Cue flashbacks to those zany fantasies that circulated on social media in lockdown about a utopian (or, depending on your perspective, dystopian) ‘new normal’, in which life as we knew it would never return and everyone would simply accept the fact. Though heavy on theory and as jargon-laden as any policy document from a government quango, O’Connor’s book is light on details as to how his vision might actually be brought to fruition. And what does giving people ‘cultural citizenship’ and the freedom to participate in ‘the emancipated cultural life of free self-realisation’ mean anyway?

It seems to mean taking a participatory role, in some way or other. Today we must all be ‘do-ers’, as ACE’s ten-year strategy, ‘Let’s Create’, exhorts. There seems to be little place in its vision, or in O’Connor’s, for people who want to be arts consumers (whom we might more positively call ‘appreciators’): people who derive meaning, spiritual fulfilment or even good old enjoyment from listening to classical music or going to an art exhibition. You can guess why.

While critical of the creative industries project, O’Connor sympathises with its conceit that art is elitist, arguing that ‘a democratic cultural policy is a “bottom-up” act of taking back “art” from its highfalutin autonomous realm and returned to the community where it belongs’. His thinking owes more to the community arts movement of the 1970s, when theorists such as Su Braden railed against the arrogant middle classes imposing ‘their art’ on the working class, than to the meticulous historical work of scholars such as Jonathan Rose, author of the classic The Intellectual Life of the British Working Classes, which presents the arts as something that belonged (and belongs) to everyone.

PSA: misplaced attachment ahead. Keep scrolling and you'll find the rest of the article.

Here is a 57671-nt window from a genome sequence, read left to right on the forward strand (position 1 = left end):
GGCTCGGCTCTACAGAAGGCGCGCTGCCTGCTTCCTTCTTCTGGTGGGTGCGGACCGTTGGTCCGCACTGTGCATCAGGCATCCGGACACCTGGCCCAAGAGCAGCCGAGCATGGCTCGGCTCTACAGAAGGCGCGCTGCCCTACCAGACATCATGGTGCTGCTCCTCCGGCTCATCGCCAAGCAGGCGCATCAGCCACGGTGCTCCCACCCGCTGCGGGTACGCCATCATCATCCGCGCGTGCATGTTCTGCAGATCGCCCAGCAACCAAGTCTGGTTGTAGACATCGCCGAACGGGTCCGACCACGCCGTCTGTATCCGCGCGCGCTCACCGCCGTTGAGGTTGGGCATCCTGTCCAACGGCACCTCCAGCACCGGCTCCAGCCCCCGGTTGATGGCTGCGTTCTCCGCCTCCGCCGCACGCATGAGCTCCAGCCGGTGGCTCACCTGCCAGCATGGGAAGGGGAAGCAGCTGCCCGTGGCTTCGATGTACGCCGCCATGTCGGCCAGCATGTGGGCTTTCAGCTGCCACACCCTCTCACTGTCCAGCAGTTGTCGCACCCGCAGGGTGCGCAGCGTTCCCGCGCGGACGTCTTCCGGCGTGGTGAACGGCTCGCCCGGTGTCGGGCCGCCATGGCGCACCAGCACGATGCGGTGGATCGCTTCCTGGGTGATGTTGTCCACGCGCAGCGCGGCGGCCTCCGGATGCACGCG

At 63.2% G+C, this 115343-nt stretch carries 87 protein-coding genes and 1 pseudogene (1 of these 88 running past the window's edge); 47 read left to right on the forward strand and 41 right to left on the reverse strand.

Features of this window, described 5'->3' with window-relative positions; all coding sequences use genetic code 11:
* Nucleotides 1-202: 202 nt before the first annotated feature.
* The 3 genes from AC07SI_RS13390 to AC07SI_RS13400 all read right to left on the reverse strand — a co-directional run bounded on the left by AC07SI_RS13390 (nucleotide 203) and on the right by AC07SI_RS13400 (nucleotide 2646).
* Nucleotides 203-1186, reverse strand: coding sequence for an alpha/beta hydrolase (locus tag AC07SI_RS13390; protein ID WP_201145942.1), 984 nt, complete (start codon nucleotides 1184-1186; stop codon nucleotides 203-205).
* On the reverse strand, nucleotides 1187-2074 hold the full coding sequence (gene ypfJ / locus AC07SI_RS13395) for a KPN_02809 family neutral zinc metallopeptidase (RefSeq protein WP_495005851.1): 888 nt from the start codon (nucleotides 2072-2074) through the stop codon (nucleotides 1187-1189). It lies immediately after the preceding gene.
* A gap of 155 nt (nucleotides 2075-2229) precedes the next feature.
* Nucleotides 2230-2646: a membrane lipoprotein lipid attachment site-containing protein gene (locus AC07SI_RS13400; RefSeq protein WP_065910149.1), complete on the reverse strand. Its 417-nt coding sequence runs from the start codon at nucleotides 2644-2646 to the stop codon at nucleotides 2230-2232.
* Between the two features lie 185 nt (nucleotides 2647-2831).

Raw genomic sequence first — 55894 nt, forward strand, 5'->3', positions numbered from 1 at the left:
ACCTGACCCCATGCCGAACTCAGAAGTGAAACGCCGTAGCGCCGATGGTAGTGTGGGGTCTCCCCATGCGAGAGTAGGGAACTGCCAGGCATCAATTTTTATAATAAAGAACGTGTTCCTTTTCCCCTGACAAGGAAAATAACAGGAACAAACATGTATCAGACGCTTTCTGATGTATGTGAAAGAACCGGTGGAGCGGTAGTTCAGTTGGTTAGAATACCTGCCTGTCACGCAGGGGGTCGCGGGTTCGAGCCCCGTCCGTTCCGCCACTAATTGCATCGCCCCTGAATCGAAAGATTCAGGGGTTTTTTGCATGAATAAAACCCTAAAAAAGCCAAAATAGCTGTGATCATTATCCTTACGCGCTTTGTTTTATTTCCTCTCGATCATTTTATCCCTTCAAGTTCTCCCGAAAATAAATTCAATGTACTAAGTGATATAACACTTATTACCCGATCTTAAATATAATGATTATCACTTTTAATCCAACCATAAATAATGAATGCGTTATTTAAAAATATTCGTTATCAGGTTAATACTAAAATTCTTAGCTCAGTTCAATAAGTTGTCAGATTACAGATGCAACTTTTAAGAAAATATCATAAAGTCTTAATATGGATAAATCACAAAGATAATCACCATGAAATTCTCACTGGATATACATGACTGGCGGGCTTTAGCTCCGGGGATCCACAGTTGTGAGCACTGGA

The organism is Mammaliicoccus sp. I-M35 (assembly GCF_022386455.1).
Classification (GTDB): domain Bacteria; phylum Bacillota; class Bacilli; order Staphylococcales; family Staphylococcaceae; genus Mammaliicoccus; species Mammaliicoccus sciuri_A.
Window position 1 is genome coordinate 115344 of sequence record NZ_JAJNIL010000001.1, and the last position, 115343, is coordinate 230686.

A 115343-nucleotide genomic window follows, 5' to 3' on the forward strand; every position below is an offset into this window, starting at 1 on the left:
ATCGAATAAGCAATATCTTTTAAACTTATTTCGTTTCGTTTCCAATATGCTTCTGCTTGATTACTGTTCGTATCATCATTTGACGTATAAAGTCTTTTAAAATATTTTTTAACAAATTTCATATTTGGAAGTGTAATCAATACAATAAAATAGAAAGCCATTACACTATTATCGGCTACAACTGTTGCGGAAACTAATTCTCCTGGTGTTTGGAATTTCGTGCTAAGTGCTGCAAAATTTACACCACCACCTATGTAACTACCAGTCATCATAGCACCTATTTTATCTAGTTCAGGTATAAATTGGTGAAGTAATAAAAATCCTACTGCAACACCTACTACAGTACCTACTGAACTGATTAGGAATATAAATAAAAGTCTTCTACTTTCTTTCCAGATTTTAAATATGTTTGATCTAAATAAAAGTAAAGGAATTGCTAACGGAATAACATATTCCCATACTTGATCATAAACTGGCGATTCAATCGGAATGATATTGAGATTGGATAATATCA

O’Connor’s squeamishness about the arts, sniffiness about traditional ‘patrician’ models of subsidy, hostility towards large arts organisations, and suspicion of meritocracy become easier to understand when you realise that his definition of art may not be the same as yours. Cultural relativism rules, and O’Connor defers to Brian Eno (treated here as a sort of guru) who says that the word ‘art’ can be applied to perfume, sports cars, graffiti, tattoos, slang, poodles, apple strudels and boob jobs. Art, by this measure, is everything and everywhere, nothing and nowhere. Culture, meanwhile, is defined by O’Connor as many things, most opaquely as ‘the name we give to the collective patterning of our material and spiritual freedoms, patterns based not just on communication… but on symbolisation, forms of speaking, about what we ought to do’. Decipher that if you can.

Talking about the arts and culture in this sort of highly abstract and abstruse manner seems no more helpful than reducing culture to an ‘industry’. You will find plenty of fuzzy talk in Culture is Not an Industry about equality, social change, wellbeing, community, environmental sustainability, and ‘identity’ – the language, in other words, of the bureaucratic funding application form. Look for any concrete, sustained discussion of art, music or literature and you will hunt in vain. ‘Culture has gone missing at the moment it is most needed’, O’Connor writes at one point. Too right.

Some types of art are deeply, consciously political, but not all of it is. At a time when our society is so deeply divided, and all aspects of life are deeply politicised, wouldn’t it be great if the arts could be one last refuge of neutrality, something that brings people together rather than pushing them still further apart? Co-opting culture as the preserve of the far left and using it to advocate for a pie-in-the-sky quasi-Communist revolution is surely not the answer to our problems.


Alexandra Wilson